The reaction mixture may be formed by introducing the two reactants into the organic liquid medium separately at the same time under conditions which emulsify the insoluble reactants in the liquid medium, or by separately emulsifying the insoluble reactants in portions of organic liquid medium and adding the emulsion to a body of organic liquid medium or by emulsifying one of the insoluble reactants in the organic liquid medium and emulsifying a second insoluble reactant in the emulsion.
Since both of the reactants are insoluble in the reaction medium, both must be dispersed. Where both reactants are insoluble, reaction occurs between dispersed --NCO containing reactant and dispersed active hydrogen containing reactants. The mechanism of this is not entirely clear; but the surfactant requirement noted above of impeding deposition on surfaces of the agitator and emulsion vessel, and of both allowing settling of particles and prevention of clumping remain.
The method of the present invention has been found particularly useful in the manufacture of polyurethane powder by reacting at least one organic compound of which at least two groups per molecule contain active hydrogen atoms which are reactive with --NCO groups, and at least one organic compound having at least two --NCO groups per molecule.
Organic liquids for use as the continuous phase of the emulsion may be any liquid not reactive with the reactants, e.g., not reactive with --NCO or with active hydrogen where the product is to be a polyurethane, and in which the reactants and the reaction product are insoluble. It is ordinarily desired that such liquids be volatile for removal from the reaction product by evaporation at temperatures which will not harm the product; and that the boiling point be above the desired reaction temperature. Liquids with lower boiling points may be used but may require the use of pressure vessels to allow operation at the desired temperature. Liquids which are high boiling or otherwise difficult to separate from the reaction product may be removed by washing or removing by solvent extraction with liquids which do not harm the reaction product and which are more readily removed. Organic liquids having a boiling point or boiling range, preferably between about 65° C. and about 200° C. such as hydrocarbons, halogenated hydrocarbons, and ethers may be used. Hydrocarbon liquids, preferably aliphatic hydrocarbon liquids, such as petroleum fractions, have been found desirable because of their low cost, inertness to the reactants and ease and completeness of removal from the reaction product.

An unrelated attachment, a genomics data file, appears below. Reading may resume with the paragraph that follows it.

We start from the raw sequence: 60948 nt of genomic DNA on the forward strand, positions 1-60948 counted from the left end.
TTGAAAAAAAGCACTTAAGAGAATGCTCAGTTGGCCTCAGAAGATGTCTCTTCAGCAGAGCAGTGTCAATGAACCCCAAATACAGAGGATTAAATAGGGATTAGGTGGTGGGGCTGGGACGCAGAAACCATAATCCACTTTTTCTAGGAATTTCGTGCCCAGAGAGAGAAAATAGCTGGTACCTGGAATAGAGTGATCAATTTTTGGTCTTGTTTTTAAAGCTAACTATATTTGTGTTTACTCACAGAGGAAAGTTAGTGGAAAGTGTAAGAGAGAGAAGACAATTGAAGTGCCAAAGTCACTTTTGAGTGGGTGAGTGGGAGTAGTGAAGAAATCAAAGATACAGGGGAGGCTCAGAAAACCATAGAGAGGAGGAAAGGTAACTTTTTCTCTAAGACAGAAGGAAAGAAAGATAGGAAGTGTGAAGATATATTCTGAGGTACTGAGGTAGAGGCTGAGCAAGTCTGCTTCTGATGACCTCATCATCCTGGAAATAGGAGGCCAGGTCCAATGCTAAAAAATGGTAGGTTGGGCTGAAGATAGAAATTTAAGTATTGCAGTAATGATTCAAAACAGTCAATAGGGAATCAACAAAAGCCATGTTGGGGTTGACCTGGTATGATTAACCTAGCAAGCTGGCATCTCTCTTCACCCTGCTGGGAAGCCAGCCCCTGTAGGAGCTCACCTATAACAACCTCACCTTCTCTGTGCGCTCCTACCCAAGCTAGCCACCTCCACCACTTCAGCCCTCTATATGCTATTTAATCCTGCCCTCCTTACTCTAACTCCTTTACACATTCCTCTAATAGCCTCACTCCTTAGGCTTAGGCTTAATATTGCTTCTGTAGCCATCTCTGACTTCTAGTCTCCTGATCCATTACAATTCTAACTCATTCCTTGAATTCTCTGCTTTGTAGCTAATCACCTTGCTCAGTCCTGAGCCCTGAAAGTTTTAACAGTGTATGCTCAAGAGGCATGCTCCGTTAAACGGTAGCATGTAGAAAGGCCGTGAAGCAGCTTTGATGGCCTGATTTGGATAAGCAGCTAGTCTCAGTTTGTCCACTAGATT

Any organic compound or mixture of compounds having at least two --NCO groups and which is insoluble in the inert liquid of the continuous phase may be used in the method to form polyurethanes. --NCO terminated products, i.e., prepolymers, from reacting a stoichiometric excess of one or more monomeric polyisocyanates with one or more organic compounds having at least two groups containing active hydrogen atoms may be used. For reaction to form such prepolymers, the monomeric polyisocyanates adapted for use include cyclohexylene-1,4-diisocyanate, 2,4-tolylene diisocyanate, 2,6-tolylene diisocyanate, 4,4'-diphenylmethane diisocyanate, 3,3'-dimethyldiphenylmethane-4,4'-diisocyanate and 4,4'-dicyclohexylmethane diisocyanate, p-phenylene diisocyanate, m-phenylene diisocyanate, xylylene diisocyanate, 1,4-naphthylene diisocyanate, diphenyl-4,4'-diisocyanate and hexamethylene diisocyanate. Organic compounds having at least two groups containing active hydrogen atoms useful to form these --NCO terminated reaction products include hydroxyl terminated polyesters from reaction and polymerization of organic compounds having at least two hydroxyl groups such as glycol, hexanediol, bis-(hydroxy methyl) cyclohexane, 1,4-butanediol, diethylene glycol and mixtures of these and organic compounds having at least two carboxyl groups such as adipic acid, succinic acid, sebacic acid, azelaic acid and mixtures of these, polyesteramides, polyhydric polyalkylene ethers, polyhydric polythioethers, polypropylene glycol, polybutylene glycol, polyalkylene ether glycols from condensation of an alkylene oxide such as ethylene oxide, propylene oxide and butylene oxide with a compound containing active hydrogens such as water, ethylene glycol and propylene glycol, polytetramethylene ether glycols and mixtures of these.
Any organic compound or mixture of compounds having at least two groups per molecule containing active hydrogens, and which is insoluble in the inert liquids and the continuous phase may be employed as a reactant for reaction with --NCO terminated prepolymers. For reaction with prepolymers, it is preferred that the compounds containing active hydrogens and which in this form of the method may be regarded as chain extenders, have molecular weights of from about 60 to about 300. Suitable compounds include 1,4-butanediol, 1,5-pentanediol, 1,6-hexanediol, diethylene glycol, p-phenylenedi-beta-hydroxy-ethyl ether, trimethylol propane, glycerol, alkanolamines such as diethanolamine, diamines, such as ethylene diamine, hexamethylene diamine and 4,4'-diaminodiphenyl methane.
The compound or compounds having reactive --NCO groups and the compound or compounds having groups containing active hydrogens are employed in relative proportions giving a molar ratio of active hydrogen to --NCO in the range of from about 0.85:1 to about 1.15:1. Where a thermoplastic resin is desired, the ratio should be from about 0.95:1 to about 1:05:1.